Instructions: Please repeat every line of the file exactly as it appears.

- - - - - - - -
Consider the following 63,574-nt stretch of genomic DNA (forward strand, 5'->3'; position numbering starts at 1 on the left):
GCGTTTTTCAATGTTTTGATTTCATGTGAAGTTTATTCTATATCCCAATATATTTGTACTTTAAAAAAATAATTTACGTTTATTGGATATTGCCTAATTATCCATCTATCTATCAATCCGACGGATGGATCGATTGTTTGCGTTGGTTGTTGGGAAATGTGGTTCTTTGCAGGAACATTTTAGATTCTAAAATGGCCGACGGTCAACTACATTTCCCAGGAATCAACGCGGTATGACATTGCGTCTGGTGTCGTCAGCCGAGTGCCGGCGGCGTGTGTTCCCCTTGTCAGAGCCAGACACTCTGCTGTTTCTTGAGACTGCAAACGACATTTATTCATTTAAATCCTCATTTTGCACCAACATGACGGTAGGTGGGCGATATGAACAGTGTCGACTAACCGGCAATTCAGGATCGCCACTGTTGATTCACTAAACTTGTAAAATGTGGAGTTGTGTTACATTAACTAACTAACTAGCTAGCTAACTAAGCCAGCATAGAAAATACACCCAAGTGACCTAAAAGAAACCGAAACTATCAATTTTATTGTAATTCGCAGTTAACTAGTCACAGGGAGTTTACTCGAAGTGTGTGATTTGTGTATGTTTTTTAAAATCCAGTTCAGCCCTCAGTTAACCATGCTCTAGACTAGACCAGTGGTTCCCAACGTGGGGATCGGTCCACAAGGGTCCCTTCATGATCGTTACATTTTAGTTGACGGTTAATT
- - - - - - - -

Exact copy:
Consider the following 63,574-nt stretch of genomic DNA (forward strand, 5'->3'; position numbering starts at 1 on the left):
GCGTTTTTCAATGTTTTGATTTCATGTGAAGTTTATTCTATATCCCAATATATTTGTACTTTAAAAAAATAATTTACGTTTATTGGATATTGCCTAATTATCCATCTATCTATCAATCCGACGGATGGATCGATTGTTTGCGTTGGTTGTTGGGAAATGTGGTTCTTTGCAGGAACATTTTAGATTCTAAAATGGCCGACGGTCAACTACATTTCCCAGGAATCAACGCGGTATGACATTGCGTCTGGTGTCGTCAGCCGAGTGCCGGCGGCGTGTGTTCCCCTTGTCAGAGCCAGACACTCTGCTGTTTCTTGAGACTGCAAACGACATTTATTCATTTAAATCCTCATTTTGCACCAACATGACGGTAGGTGGGCGATATGAACAGTGTCGACTAACCGGCAATTCAGGATCGCCACTGTTGATTCACTAAACTTGTAAAATGTGGAGTTGTGTTACATTAACTAACTAACTAGCTAGCTAACTAAGCCAGCATAGAAAATACACCCAAGTGACCTAAAAGAAACCGAAACTATCAATTTTATTGTAATTCGCAGTTAACTAGTCACAGGGAGTTTACTCGAAGTGTGTGATTTGTGTATGTTTTTTAAAATCCAGTTCAGCCCTCAGTTAACCATGCTCTAGACTAGACCAGTGGTTCCCAACGTGGGGATCGGTCCACAAGGGTCCCTTCATGATCGTTACATTTTAGTTGACGGTTAATT